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BEIJING/SHANGHAI, Aug 24 (Reuters) - CITIC Securities Co , China’s largest brokerage, on Monday reported a 38.5% jump in first-half profit, its biggest profit increase since 2015, led by gains from its equity investments.
Net profit for the six months to June 30 rose to 8.93 billion yuan ($1.29 billion) from 6.45 billion yuan a year earlier, the company said, largely in line with preliminary results released in July.
Revenues in securities underwriting and investment - major parts of CITIC’s business - jumped, helped by gains in the benchmark stock index following government stimulus measures to support China’s virus-hit economy.
The company also benefited from reforms at China’s STAR Market in Shanghai that boosted the number of listings on the tech-focused exchange.
Revenue generated from stock investment jumped by 50.8% to 8.92 billion yuan, while brokerage business revenues rose 28.6% to 6.57 billion yuan, CITIC’s interim report said.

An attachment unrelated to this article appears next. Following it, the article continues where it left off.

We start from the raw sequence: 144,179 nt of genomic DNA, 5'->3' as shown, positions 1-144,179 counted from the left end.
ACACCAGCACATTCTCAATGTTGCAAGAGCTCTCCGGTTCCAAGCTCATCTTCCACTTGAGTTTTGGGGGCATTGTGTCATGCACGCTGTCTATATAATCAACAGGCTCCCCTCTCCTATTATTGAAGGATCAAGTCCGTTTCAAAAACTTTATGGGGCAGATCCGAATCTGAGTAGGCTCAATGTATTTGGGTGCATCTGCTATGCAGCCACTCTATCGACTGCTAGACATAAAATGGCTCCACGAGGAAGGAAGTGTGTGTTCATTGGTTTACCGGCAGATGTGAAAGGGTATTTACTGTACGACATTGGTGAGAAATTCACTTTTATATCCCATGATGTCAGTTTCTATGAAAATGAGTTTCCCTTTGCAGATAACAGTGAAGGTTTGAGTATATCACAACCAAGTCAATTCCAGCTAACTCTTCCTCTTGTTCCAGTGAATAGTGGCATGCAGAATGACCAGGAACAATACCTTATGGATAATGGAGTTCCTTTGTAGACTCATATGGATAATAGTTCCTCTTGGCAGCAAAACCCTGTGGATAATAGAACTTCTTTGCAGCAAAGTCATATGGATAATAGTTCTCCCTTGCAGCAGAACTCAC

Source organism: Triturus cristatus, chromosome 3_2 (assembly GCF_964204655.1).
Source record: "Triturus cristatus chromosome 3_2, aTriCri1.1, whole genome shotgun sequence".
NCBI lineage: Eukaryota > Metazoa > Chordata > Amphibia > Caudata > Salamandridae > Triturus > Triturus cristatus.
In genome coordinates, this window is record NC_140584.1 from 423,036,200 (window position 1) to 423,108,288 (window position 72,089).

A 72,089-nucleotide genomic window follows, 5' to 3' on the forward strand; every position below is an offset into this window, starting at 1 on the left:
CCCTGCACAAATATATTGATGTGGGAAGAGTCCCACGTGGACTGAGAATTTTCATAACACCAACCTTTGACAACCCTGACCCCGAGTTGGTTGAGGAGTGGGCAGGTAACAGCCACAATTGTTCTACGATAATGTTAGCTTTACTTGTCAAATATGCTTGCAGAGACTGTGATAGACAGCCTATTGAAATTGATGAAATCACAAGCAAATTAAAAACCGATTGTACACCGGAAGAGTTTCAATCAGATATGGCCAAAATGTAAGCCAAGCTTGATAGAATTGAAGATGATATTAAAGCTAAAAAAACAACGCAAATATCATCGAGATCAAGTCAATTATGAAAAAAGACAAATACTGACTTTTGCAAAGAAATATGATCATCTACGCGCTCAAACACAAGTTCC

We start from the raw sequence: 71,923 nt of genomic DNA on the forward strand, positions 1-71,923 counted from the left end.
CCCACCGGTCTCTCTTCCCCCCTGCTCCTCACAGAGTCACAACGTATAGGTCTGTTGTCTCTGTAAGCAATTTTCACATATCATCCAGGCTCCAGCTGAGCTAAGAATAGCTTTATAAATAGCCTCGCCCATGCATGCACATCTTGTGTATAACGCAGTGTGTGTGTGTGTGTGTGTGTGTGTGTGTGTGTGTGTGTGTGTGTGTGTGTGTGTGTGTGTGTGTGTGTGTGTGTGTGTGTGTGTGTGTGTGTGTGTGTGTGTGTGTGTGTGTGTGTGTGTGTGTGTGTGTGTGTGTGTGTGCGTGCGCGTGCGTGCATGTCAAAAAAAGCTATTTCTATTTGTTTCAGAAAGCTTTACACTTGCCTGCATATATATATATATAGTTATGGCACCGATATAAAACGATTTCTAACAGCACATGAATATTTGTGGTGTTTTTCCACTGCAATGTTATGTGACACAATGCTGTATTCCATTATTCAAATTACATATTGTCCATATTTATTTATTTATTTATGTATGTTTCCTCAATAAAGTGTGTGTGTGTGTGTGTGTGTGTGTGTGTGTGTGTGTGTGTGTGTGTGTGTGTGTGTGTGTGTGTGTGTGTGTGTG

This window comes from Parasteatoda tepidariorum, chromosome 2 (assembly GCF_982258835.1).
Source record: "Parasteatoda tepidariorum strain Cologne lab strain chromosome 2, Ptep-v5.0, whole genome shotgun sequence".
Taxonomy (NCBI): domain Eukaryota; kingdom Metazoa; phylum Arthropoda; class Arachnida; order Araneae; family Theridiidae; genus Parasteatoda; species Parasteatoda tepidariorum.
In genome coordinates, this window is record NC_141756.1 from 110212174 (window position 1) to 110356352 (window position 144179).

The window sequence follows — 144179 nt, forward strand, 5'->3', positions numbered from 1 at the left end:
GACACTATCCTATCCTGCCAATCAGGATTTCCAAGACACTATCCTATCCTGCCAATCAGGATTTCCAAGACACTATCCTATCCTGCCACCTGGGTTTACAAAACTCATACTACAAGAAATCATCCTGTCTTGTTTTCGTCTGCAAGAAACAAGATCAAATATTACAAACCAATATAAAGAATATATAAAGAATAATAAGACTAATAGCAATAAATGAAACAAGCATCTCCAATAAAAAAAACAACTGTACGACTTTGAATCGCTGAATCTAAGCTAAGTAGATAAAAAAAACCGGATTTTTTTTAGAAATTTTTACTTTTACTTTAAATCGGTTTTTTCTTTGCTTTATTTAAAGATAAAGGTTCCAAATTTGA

CITIC said it would look out for risks in derivative, commodity and foreign currency-linked products that may be caused by pandemic induced market fluctuations.
China is trying to bolster the country’s local brokerage industry as it opens up its financial markets to foreign players such as Goldman Sachs and Morgan Stanley.
International media has reported that there are merger plans between CITIC and smaller rival China Securities Co Ltd . Both brokerages have said they were not aware of any information about such plans.
Also, China’s securities regulator plans to grant investment banking licences to domestic commercial banks to create financial services companies big enough to compete with the Wall Street groups, Caixin reported in June.
China’s brokerage sector - which has more than 100 players - earned 83.1 billion yuan in net profit in the first half, up 24.7% from a year earlier, while revenue rose by 19.3%, Reuters calculations, based on data from the Securities Association of China, showed. ($1 = 6.9125 Chinese yuan renminbi) (Reporting by Zhang Yan and Cheng Leng in Beijing and Engen Tham in Shanghai Editing by David Goodman and Jane Merriman)
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